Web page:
Women's post-war gains : a quantitative analysis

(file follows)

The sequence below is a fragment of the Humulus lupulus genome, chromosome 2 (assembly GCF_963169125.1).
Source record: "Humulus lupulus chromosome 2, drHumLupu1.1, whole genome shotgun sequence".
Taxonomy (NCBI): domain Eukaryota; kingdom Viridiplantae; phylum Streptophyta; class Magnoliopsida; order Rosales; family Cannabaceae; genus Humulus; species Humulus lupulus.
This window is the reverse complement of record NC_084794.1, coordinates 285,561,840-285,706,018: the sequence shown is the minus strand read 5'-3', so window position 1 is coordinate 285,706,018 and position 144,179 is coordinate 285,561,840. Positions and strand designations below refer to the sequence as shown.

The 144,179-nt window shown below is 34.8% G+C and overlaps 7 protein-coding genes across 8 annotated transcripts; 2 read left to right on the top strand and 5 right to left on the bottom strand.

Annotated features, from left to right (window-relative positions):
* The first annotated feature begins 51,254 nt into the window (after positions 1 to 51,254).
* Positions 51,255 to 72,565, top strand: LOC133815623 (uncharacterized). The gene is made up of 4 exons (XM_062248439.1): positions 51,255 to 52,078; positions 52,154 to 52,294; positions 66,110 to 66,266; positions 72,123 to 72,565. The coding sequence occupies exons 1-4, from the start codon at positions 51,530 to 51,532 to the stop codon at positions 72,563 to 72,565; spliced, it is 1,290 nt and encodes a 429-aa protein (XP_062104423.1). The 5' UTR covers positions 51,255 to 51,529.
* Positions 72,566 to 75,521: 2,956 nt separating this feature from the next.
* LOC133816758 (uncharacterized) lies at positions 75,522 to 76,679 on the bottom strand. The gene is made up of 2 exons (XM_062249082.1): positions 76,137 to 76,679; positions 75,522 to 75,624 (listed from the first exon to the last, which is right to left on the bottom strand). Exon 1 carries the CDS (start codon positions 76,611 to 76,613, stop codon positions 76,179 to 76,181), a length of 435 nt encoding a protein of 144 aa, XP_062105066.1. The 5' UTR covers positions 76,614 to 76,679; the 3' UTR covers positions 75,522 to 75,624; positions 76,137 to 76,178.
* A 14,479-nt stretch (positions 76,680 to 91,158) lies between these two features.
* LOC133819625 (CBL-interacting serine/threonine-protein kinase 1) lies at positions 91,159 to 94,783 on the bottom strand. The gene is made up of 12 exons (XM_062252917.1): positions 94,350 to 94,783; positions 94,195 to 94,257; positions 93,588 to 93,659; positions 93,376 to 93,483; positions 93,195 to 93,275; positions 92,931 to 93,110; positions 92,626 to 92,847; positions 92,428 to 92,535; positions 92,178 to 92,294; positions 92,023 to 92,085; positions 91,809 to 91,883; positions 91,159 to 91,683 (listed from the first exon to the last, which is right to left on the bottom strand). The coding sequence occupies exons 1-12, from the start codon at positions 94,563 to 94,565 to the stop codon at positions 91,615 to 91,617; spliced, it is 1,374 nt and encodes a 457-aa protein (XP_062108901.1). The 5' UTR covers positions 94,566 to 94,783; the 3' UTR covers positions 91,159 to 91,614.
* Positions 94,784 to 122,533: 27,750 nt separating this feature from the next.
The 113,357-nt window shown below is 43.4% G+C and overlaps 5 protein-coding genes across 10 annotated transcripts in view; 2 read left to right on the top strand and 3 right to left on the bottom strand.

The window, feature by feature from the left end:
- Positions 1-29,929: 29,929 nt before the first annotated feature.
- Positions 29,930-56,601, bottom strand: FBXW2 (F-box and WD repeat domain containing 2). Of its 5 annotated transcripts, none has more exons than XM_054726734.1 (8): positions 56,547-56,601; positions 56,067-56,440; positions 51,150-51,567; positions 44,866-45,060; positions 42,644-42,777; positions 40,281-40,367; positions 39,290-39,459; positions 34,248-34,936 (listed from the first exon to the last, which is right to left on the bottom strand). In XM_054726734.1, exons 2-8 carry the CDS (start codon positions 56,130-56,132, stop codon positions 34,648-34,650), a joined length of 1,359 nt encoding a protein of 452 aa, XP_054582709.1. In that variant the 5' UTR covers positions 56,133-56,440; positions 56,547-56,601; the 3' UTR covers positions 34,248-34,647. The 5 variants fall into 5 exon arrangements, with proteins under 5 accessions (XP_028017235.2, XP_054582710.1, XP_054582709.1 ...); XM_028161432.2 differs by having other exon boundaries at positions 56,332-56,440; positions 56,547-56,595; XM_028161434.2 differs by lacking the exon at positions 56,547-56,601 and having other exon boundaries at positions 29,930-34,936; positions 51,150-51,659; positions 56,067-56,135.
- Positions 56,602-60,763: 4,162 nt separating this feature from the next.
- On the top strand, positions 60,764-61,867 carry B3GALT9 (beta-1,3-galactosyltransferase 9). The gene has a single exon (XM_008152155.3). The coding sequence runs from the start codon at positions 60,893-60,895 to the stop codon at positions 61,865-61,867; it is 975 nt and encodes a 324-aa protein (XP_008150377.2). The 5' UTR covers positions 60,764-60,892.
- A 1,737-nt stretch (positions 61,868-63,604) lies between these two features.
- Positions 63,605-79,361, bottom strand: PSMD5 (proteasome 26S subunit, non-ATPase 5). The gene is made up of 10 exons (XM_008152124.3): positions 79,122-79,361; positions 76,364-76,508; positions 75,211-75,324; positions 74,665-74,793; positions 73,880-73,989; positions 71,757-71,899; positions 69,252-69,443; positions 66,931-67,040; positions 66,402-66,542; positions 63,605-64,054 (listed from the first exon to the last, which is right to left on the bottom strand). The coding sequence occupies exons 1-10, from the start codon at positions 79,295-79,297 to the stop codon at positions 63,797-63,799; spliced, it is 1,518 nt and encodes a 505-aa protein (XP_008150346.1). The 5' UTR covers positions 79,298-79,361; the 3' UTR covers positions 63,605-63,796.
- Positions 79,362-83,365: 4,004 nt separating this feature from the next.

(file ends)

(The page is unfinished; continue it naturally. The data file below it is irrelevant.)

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The consequences of civil war are comprehensive. Civil war causes mass destruction and violence, and leads to the displacement of many thousands of people, but does it at the same time destroy patriarchal structures? Previous research on the link between civil war and changes in gender equality is divided. Some recent studies have found that the aftermath of war provides women with a window of opportunity, but many case studies report a backlash in women’s freedom after war. Using global time-series data from 1960 to 2012, this study provides the first extensive analysis of the relationship between the end of an internal armed conflict and improvements in women’s political empowerment. I employ gender-specific indicators from the Varieties of Democracy dataset to test various aspects of women’s political empowerment. The regression analysis shows that the aftermath of internal armed conflict is associated with improved freedom of discussion and bettered access to justice for women. The effect is largely caused by conflict terminating in a negotiated settlement. It is also found that the number of female legislators increases in the aftermath of war, but only after high-intensity conflicts. The findings support the theory that gender equality can be achieved not only through incremental growth, but that women’s movements can exploit political transitions and political vacuums to gain political power and improve their position in society. The results suggest that policy makers should be aware of the post-war opportunities for increased gender equality.